But other than being told, how did anybody know? That the problem with this modernist, surrealist slop; it’s completely open to interpretation. You can tell me all day long it’s about Germans bombing innocent civilians, but lacking the presence of a single German bomb, I could make an equally convincing case it’s all about Rage Against The Machine’s Bulls On Parade.
Why She Says That: Franco almost gave the set of Doctor Zhivago the “Guernica” treatment.
Here’s the fun part. While we may never know the truth, I’ve always wondered why the staunch anti-communist Franco allowed this movie to be made in his country. Granted, I’m sure there was a nice “donation” to the Spanish treasury. Maybe it was the aforementioned reason why this movie couldn’t be made in the Soviet Union.
But if Franco was digging the “commies are dopes” theme of Doctor Zhivago, then why did he have his secret police Brigada de Investigación Social (BSI) bird-dogging the entire production? Again, I understand the obvious concept regarding the paranoid nature of despots, but if he saw them as a threat, why did he let them into Spain in the first place?
In any event, Franco’s organizational paranoia came to a head at 3:00 a.m. one morning during the filming of a scene in which a crowd was chanting pro-communist themes and singing The Internationale (the de facto Marxist anthem). This alerted the local Polícia de Barney Fìfe, who upon arrival couldn’t tell a movie set from the seed-corn of a revolution. They in turn dropped a dime to the BSI, who came screaming down the gravel road in their BMWs and WWII-era Mauser sub-machine guns (Gee…I wonder where they got those?)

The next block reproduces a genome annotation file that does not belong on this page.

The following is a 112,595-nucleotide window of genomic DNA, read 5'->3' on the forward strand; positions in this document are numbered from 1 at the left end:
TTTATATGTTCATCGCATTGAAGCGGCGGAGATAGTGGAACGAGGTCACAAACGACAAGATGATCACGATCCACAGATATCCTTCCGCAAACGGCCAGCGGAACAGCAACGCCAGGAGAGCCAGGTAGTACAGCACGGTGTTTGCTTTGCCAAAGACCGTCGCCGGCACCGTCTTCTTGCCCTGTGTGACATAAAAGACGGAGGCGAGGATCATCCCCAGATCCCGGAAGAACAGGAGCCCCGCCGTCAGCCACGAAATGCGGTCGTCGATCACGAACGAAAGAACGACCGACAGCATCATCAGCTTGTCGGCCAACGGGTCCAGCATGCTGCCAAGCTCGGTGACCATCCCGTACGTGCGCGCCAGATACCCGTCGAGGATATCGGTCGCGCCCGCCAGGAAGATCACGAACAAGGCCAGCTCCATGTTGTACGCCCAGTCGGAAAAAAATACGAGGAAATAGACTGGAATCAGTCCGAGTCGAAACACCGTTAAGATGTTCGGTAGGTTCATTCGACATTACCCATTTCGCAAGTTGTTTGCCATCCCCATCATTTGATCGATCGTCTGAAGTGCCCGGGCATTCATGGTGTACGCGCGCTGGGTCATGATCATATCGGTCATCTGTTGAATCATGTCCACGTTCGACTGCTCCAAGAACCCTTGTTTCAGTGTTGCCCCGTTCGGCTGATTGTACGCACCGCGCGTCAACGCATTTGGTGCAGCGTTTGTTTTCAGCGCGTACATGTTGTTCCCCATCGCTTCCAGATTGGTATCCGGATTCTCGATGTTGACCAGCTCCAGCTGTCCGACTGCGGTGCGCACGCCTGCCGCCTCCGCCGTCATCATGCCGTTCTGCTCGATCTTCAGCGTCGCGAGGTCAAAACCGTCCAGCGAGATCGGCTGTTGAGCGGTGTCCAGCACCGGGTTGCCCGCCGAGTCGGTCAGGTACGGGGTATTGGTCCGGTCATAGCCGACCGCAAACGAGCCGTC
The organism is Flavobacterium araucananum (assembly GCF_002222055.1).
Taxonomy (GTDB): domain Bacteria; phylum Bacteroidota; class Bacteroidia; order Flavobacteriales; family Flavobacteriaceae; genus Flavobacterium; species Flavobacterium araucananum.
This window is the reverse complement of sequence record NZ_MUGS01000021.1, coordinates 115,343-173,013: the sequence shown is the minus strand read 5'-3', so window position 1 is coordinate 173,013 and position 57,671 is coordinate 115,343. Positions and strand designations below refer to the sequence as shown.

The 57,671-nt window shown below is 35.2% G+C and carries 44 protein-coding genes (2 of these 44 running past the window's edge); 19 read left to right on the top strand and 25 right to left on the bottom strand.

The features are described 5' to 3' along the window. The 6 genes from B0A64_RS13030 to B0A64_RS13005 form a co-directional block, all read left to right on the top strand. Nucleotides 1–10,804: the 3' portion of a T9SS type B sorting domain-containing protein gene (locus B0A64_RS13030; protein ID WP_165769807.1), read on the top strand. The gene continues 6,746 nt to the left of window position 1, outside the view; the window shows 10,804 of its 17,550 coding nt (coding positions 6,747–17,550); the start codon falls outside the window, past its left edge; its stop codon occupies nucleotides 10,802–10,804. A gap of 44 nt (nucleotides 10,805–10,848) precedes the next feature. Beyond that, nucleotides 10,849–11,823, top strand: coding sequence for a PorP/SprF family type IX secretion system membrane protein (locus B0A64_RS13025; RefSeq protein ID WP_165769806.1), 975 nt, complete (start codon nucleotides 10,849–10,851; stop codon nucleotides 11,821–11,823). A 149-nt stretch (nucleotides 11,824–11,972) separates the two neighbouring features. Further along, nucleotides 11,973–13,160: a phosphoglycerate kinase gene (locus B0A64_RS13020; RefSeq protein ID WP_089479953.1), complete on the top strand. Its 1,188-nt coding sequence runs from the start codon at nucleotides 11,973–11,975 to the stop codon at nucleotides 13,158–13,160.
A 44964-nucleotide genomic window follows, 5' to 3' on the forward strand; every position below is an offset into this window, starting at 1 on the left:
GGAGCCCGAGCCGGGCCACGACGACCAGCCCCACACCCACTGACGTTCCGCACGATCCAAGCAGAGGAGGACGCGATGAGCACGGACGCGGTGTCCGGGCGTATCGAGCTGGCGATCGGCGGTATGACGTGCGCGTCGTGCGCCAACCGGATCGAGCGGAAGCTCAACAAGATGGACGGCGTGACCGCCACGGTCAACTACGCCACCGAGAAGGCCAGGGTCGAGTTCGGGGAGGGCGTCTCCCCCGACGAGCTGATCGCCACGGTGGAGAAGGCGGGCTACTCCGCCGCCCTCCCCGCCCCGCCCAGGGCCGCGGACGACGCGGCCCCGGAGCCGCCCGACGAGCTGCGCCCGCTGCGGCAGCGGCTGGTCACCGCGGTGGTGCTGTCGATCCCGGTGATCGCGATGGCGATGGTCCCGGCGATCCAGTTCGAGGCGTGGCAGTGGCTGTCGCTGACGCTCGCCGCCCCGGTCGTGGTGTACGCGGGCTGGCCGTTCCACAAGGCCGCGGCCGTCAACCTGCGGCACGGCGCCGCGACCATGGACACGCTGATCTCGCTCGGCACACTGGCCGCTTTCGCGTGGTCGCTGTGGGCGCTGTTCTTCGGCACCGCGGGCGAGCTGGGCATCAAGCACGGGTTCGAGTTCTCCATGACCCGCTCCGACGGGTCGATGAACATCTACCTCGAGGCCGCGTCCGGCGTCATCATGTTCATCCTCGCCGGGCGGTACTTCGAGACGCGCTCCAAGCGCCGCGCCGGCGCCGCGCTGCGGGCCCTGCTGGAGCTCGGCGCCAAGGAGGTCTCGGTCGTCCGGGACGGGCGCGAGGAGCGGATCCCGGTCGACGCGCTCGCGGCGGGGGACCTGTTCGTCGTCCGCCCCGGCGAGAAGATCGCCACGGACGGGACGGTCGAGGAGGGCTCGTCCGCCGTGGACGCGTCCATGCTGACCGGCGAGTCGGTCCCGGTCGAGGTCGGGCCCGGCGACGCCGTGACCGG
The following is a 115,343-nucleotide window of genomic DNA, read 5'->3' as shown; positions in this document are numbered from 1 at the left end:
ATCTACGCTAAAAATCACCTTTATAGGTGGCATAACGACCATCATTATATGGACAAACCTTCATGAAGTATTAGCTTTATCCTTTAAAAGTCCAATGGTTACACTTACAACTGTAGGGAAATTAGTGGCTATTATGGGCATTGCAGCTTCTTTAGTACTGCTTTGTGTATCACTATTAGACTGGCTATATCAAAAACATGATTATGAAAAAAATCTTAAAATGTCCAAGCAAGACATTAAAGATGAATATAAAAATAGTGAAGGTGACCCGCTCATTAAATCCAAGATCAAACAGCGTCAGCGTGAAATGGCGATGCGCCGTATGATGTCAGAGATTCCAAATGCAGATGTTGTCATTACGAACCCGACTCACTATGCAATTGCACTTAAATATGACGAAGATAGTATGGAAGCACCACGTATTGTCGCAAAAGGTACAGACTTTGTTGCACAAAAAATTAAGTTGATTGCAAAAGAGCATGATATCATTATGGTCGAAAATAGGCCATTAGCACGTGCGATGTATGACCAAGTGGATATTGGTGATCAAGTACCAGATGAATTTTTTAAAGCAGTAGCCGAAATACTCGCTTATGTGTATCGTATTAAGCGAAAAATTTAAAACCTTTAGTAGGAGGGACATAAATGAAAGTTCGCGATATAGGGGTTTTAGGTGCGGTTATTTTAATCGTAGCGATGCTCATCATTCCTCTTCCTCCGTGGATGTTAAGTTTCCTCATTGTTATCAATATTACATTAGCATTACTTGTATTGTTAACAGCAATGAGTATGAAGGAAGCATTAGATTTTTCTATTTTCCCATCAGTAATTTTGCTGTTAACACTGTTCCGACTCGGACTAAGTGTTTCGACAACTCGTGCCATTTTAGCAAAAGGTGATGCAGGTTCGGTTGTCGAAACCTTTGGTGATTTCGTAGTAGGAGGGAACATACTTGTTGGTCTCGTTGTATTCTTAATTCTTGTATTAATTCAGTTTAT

When the BSI arrived, locals reinforced the conclusion of the Polícia de Barney Fìfe; the large chanting and singing crowd had convince them an overthrow of the Franco regime was imminent…if it hadn’t already happened. While the rank and file of the BSI were locking, loading, and generally preparing to mow down what they thought was a revolution in it’s infancy, the BSI commander on scene noticed the lights, cameras, and all the other various and sundry equipment which marked the scene as a movie set, not a Marxist coup d’état.
While Franco’s secret police didn’t machine-gun the set, they did insist on hanging around to “monitor” the goings-on. Reportedly, the BSI’s presence during the filming unnerved so many of the extras that during a scene in which a large crowd was singing The Internationale, many on set pretended they didn’t know the words for fear of arousing the suspicion of Franco’s goons.
Why She Says That: A recurring feature in the “Movies Everybody Loves That I Hate” and “Classic Movies My Wife Hates” series is a phenomenon I call “reverse typecasting.” This happens when when you see an actor who played a role in something which became part of this country’s cultural fabric, and even when you see them in something made before their face became associated with an iconic character, that’s all you can see.
Like it or not, both Mrs. J-Dub and I are of the age where our initial exposure to Sir Alec was in the form of the original Star Wars Jedi knight Obi-Wan Kenobi. If you can’t handle that, you certainly aren’t ready for the fact that once upon a time I was baby-sitting a six-year old who also only knew Sir Alec from Star Wars.
Being the old movie nerd that I am, that day I happened to be watching the “Bridge on the River Kwai” when the aforementioned kid’s mother dropped him off. Said six-year old takes one look at the 1957 David Lean classic and immediately dismisses it in one sentence.
Reason #10) This movie had more casting problems than an orthopaedic clinic
Why She Says That: Actually, I’m the one who said that. Granted, they may not have been able to fix all the fractures this movies has, but they couldn’t hurt.